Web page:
Asian shares fell on Tuesday and the euro slipped back to 6-1/2 month lows as early elections loomed in Italy, but a revival in diplomatic talks with North Korea and a retreat in oil prices from recent highs supported sentiment.
MSCI's broadest index of Asia-Pacific shares outside Japan dipped 0.3 percent after three consecutive sessions of gains.
Japan's Nikkei skidded 0.8 percent while South Korean shares slipped 0.5 percent. Australia's benchmark index was a touch firmer. Liquidity is expected to be relatively thin with market holidays in Singapore, Malaysia, Indonesia and Thailand.
"The market has turned its focus to the continuing political situation in Italy," said Nick Twidale, a Sydney-based analyst at Rakuten Securities Australia.
"This should keep the risk trades pressured to the downside.... (The) focus will remain on the on-again, off-again US-North Korean summit and the US-China trade relationship as we move through the Asian trading session," Twidale added.
E-Mini futures for the S&P500 gained 0.1 percent. Globally, trade was subdued overnight with market holidays in the world's two biggest financial centres - London and New York.
The tick up in US stock futures came as South Korean President Moon Jae-in flagged more impromptu talks and summits with North Korea's Kim Jong Un after the pair's surprise meeting at the weekend.
Kim has reaffirmed his commitment to "complete" denuclearisation of the Korean peninsula, Moon said, as US officials seek to revive what would be a historic meeting between President Donald Trump and Kim.
European shares were hammered overnight by worries over snap polls in Italy after the anti-establishment 5-Star and League parties abandoned plans to form a government.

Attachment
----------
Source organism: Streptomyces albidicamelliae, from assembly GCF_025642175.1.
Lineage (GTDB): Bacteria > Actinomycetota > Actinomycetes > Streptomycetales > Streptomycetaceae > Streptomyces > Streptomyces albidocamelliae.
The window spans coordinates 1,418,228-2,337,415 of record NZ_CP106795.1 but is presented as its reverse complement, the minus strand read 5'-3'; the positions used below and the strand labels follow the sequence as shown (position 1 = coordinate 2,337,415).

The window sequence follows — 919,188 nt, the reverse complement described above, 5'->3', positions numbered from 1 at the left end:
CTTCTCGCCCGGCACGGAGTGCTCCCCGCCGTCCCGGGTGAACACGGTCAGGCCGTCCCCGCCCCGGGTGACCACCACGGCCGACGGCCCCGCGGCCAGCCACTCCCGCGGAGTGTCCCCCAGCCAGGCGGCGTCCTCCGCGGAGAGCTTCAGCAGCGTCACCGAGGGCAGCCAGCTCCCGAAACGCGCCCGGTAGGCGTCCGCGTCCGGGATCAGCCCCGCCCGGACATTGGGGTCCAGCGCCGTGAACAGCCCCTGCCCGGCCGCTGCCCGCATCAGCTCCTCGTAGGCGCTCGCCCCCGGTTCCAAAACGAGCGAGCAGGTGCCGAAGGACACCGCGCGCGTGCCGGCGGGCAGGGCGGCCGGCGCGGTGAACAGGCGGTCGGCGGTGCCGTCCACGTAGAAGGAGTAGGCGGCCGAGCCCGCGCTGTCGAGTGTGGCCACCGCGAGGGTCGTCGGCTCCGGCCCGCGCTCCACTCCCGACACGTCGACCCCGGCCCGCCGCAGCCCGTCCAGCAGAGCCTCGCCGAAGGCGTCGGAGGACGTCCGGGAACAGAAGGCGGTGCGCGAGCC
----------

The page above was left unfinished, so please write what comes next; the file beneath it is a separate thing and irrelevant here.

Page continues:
Investors feared Italy's election campaign could focus on the country's continued membership of European institutions and strengthen the populist parties' hand.
Adding to the uncertainty, Spanish Prime Minister Mariano Rajoy will face a vote of confidence in his leadership on Friday.
Europe's STOXX 600 skidded 0.3 percent on Monday and Italy's FTSE MIB benchmark index fell 2.1 percent to its lowest since early March.
The euro was last at $1.1617 from Monday's $1.1608, its lowest since early November.
"It is clear that the bitter political battle (in Italy) will continue," ANZ analysts said in a note. "In this environment, uncertainty and market turbulence look set to continue."
The dollar rose 0.2 percent against a basket of major currencies to stay near the highest since mid-November.
Against the safe harbour yen, the dollar dipped to 109, not far from a recent three-week trough of 108.94.
Analysts will next focus their attention on U.S. inflation data due later in the week which could provide clues to future interest rate rises ahead of the Federal Reserve policy meeting next month.
Another potential overhang for Asian emerging markets was an
ongoing truckers' strike in Brazil to protest rising fuel prices.
Brazilian equities plunged more than 4 percent on Monday to their lowest level this year.
"The Brazilian strike (will) potentially feed through into higher food prices, with negative implications for EM Asia," analysts at JPMorgan said in a note.
Oil stayed on a slippery slope on rising expectations that major producers may reverse some of the production cuts they have maintained for 17 months.
US crude futures stumbled to six-week lows and looked set for a fifth straight day of declines. It was last down 1.7 percent at $66.76 a barrel.
Brent crude futures edged up 0.2 percent after dropping to $74.49 per barrel on Monday, their lowest in about three weeks. They were last at $75.43.Spot gold was barely changed at $1.344.7 an ounce.